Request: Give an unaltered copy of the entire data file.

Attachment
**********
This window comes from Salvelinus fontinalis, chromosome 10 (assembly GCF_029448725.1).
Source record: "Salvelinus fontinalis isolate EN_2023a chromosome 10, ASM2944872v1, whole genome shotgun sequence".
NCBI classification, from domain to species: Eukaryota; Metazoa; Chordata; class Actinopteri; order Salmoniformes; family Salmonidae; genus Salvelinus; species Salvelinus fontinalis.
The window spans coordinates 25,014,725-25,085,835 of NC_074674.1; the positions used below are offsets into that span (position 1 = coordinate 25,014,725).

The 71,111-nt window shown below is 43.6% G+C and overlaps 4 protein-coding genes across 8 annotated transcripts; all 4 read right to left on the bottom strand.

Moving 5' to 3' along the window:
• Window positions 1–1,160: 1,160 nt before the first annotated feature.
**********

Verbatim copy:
This window comes from Salvelinus fontinalis, chromosome 10 (assembly GCF_029448725.1).
Source record: "Salvelinus fontinalis isolate EN_2023a chromosome 10, ASM2944872v1, whole genome shotgun sequence".
NCBI classification, from domain to species: Eukaryota; Metazoa; Chordata; class Actinopteri; order Salmoniformes; family Salmonidae; genus Salvelinus; species Salvelinus fontinalis.
The window spans coordinates 25,014,725-25,085,835 of NC_074674.1; the positions used below are offsets into that span (position 1 = coordinate 25,014,725).

The 71,111-nt window shown below is 43.6% G+C and overlaps 4 protein-coding genes across 8 annotated transcripts; all 4 read right to left on the bottom strand.

Moving 5' to 3' along the window:
• Window positions 1–1,160: 1,160 nt before the first annotated feature.